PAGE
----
Steamtown National Historic Site Scranton, Pa. Visited: July 21, 2006 NPS Site Visited: 315 of 353 NPS Website; Local Website
WHAT IS IT? Museum, large collection of steam locomotives, working turntable and roundhouse located on an old railroad yard near downtown Scranton, Pa. and The Mall at Steamtown.
BEAUTY (2/10) Steamtown NHS’s official brochure includes no present-day pictures of the Site, only skillful pen and ink illustrations. Bad sign. Only the most eccentric trainspotter could find beauty at Steamtown.
Scores of freight cars, passenger cars, and steam locomotives sit on rows of train tracks which border the utilitarian rectangular architecture of The Mall at Steamtown and its parking garage. A long board-walked pedestrian ramp conveniently leads from the Mall’s Food Court to the Park. The Mall Ramp gives you a stellar close-up view of the rolling stock collection.
Perhaps too close. This intimate view fully reveals the cars’ dilapidated state. Generous amounts of rust, frayed wood and sympathy-inducing disrepair are the norm.
HISTORIC SIGNIFICANCE (2/10) The Steamtown NHS’s claim to historical significance is dubious at best: the yard may have been represented in George Inness’s classic American landscape painting “The Lackawanna Valley”.
Ironically, the painting’s juggernaut iron horse and indelible train tracks, themselves a symbol of the coming industrial revolution and unstoppable progress, had to be reintroduced to the Lackawanna Valley in 1985 by a US Congressman. The trains had been living in Vermont.
The Scranton Yard was never a particularly central or important cog in our nation’s railroad network. The Yard has probably seen more attention since becoming a Park Site. Sadly, its notoriety is linked to “pork barrel” politics. The Park is oft-cited as a dastardly example of federal tax dollars pouring into an economically depressed city for pie-in-the-sky urban renewal purposes.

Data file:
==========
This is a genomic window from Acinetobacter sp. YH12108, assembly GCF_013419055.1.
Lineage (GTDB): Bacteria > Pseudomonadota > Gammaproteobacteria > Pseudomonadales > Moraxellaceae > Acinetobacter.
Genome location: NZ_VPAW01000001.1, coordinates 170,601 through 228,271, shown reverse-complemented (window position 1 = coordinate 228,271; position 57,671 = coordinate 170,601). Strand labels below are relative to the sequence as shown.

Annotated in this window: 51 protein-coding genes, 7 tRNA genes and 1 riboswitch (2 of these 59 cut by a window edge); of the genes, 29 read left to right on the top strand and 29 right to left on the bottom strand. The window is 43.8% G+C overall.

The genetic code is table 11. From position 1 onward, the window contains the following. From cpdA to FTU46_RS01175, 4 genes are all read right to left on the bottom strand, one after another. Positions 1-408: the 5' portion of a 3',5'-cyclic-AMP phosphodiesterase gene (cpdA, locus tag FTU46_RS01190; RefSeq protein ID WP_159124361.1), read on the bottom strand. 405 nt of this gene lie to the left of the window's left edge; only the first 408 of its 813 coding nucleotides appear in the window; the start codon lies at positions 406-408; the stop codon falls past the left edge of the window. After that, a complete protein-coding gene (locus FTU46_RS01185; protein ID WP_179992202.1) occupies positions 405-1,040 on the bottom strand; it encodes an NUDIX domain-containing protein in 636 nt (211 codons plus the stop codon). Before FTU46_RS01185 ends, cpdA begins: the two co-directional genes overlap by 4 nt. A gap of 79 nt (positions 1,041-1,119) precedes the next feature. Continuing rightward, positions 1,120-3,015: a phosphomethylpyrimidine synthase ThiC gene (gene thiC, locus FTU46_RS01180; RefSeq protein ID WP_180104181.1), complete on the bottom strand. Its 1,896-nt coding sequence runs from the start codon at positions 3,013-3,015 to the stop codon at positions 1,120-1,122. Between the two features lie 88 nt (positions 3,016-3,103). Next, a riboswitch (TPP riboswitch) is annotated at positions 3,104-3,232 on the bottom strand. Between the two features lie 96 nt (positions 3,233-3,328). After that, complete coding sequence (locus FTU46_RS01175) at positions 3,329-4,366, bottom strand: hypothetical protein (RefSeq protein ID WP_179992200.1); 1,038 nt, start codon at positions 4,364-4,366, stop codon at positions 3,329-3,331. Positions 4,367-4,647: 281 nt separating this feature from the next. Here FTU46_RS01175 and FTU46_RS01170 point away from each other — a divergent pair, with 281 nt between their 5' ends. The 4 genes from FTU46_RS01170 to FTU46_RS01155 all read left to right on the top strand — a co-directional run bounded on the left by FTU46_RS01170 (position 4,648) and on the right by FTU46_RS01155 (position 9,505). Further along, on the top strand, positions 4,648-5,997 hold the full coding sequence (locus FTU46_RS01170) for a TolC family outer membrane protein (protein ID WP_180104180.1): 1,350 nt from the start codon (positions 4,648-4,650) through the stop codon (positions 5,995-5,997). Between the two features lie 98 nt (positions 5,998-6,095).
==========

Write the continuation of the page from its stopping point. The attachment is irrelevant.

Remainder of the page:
The Site’s lack of tangible historical significance, Canadian engines and proximity to its namesake Mall do not garner a positive national public image.
CROWDS (6/10) The Site was not empty but also was not as crowded as The Mall at Steamtown. We saw our sentiments of why exactly are we here? echoed on the faces of a model railroading club’s members, here on a team vacation to Pennsylvania railroad sites; their route was listed on the back of their T-shirts, rock concert tour style. Steamtown seemed like their least-fun destination.
EASE OF USE/ACCESS (4/5) The Site is located in downtown Scranton, a few miles from Interstate 81. Take Exit 185, the Central Scranton Expressway. Turn left at the first stoplight and follow this road, Lackawanna Avenue, past seven sets of traffic lights to Cliff Avenue. Turn left into the Site’s vast parking lot. There are lots of signs.
After spending the morning looking for the Scranton AAA, we followed the wrong signs: the ones pointing us towards The Mall at Steamtown rather than Steamtown NHS. We parked in the Mall’s garage and perused the shops before traveling down the Mall Ramp to the Park Site.
The Park’s two-story museum is located in a series of roundhouse buildings which circle the working turntable. We got disoriented going up and down various steps of stairs and into buildings and rail cars we were not sure we should have entered.
CONCESSIONS/BOOKSTORE (4/5) Plaques, pins, posters and prints commemorating almost all the Mid Atlantic regional railroads in their various ages of mergers and rebirths are for sale here. And if we wanted to begin lives as trainspotters, the Steamtown bookstore offers what appear to be some good primer texts: Trainspotting Hot Spots, 2006 Tourist Trains, a Guide to North American Steam Locomotives and scores of color guides dedicated to the C&O, Lehigh and Hudson, Penn Central and Erie Lackawanna lines.